Flood Exclusion Upheld in Louisiana “Hurricane Katrina” Claims

Charles W. Browning
Bloomfield Hills

On August 2, 2007, in In Re: Katrina Canal Breaches Litigation, the Fifth Circuit Court of Appeals unanimously reversed a Louisiana U.S. District Court decision regarding the application of flood exclusion language.

The appellate court ruled that the applicable homeowner’s, renter’s and commercial property policies unambiguously excluded flood damage, regardless of whether the levee system in New Orleans was negligently designed, constructed or maintained. Nearly every major property carrier in Louisiana was involved in this litigation, including 13 carriers who used the standard ISO form.

In Re: Katrina Canal Breaches Litigation involved a group of Katrina-related cases, which were consolidated for pre-trial purposes in the U.S. District Court for the Eastern District of Louisiana. In November 2006, the U.S. District Court ruled in favor of certain policyholders, finding that the flood exclusions were too vague to be enforceable.

Specifically, the court noted that the word “flood” could have more than one meaning and that it has been subject to different interpretations. Judge Duval found that most of the definitions of “flood” imply the encroachment of water caused by an act of nature and did not include damages caused by human error. Accordingly, the court found the ISO exclusion at issue in most of the policies to be ambiguous. The court upheld the flood exclusions in the State Farm and Hartford policies, holding that those policies contained additional language, which removed the claimed ambiguity.

The Fifth Circuit Court of Appeals disagreed with the district court’s distinction between natural floods and floods caused by human error. The appellate court found that the flood exclusion was not ambiguous merely because it could have been worded more explicitly or because other policies had more explicitly defined the scope of the exclusion. The Fifth Circuit also stated that just because a term is not expressly defined within the policy does not make it legally ambiguous, noting that defining each term in a policy to prevent ambiguity would be “illogical and unworkable.” The court then found that the generally prevailing meaning of the term ‘flood’ “fits squarely” within the context of the event in New Orleans after Hurricane Katrina struck, concluding that “when a body of water overflows its normal boundaries and inundates an area of land that is normally dry, the event is a flood.”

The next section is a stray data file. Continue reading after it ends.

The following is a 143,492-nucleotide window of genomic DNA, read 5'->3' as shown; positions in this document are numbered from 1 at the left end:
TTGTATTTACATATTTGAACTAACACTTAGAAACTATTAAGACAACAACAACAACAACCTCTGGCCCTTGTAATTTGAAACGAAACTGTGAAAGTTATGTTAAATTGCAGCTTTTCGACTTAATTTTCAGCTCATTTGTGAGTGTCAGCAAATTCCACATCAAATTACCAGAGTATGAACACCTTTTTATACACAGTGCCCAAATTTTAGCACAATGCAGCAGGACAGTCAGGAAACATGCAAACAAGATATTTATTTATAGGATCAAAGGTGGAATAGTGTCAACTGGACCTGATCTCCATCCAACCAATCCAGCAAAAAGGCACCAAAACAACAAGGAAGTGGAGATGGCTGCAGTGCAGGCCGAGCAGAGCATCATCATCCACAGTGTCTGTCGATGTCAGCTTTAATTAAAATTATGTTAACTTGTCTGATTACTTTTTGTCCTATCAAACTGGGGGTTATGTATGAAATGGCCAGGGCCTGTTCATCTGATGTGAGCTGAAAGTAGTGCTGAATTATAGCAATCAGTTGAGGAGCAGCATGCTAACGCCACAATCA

The Fifth Circuit also took issue with the policyholder’s characterization of the flood as non-natural, noting that a focus on possible levee defects “ignores the sizable natural component to the disaster.”  The court reasoned that if the non-natural component is simply a failure to mitigate a disaster, then any natural event can be re-characterized as non-natural due to a failure of man’s preventative measures. 

Finally, the Fifth Circuit rejected the policyholder’s argument regarding honoring the “reasonable expectations” of the insured, holding that reasonable expectations need not be ascertained when the policy language is unambiguous. Moreover, the court did not agree that expectations of coverage based on this endorsement would be reasonable given the plain language of the endorsement.

This decision is significant for all carriers utilizing the same or similar flood exclusions in that it undercuts efforts to create coverage for flood-related events by highlighting the role of other events or actions that took place in the chain of events during the flood, such as the failure of man-made structures. It is also significant in that it reflected a willingness, at least by this particular court, to uphold policy language in the face of strong public policy concerns arising from the plight of thousands of homeowners affected by Hurricane Katrina.   

Should you have any questions about In Re: Katrina Canal Breaches Litigation, or about flood exclusion language in general, please feel free to contact any member of Plunkett Cooney’s Insurance Practice Group. A practice group directory can be found on the Insurance Law Practice Group page, or call Insurance Practice Group Co-Leaders Chuck Browning at (248) 594-6247 or Ken Newa at (313) 983-4848.

For a complete of copy of In Re: Katrina Canal Breaches Litigation, click here.

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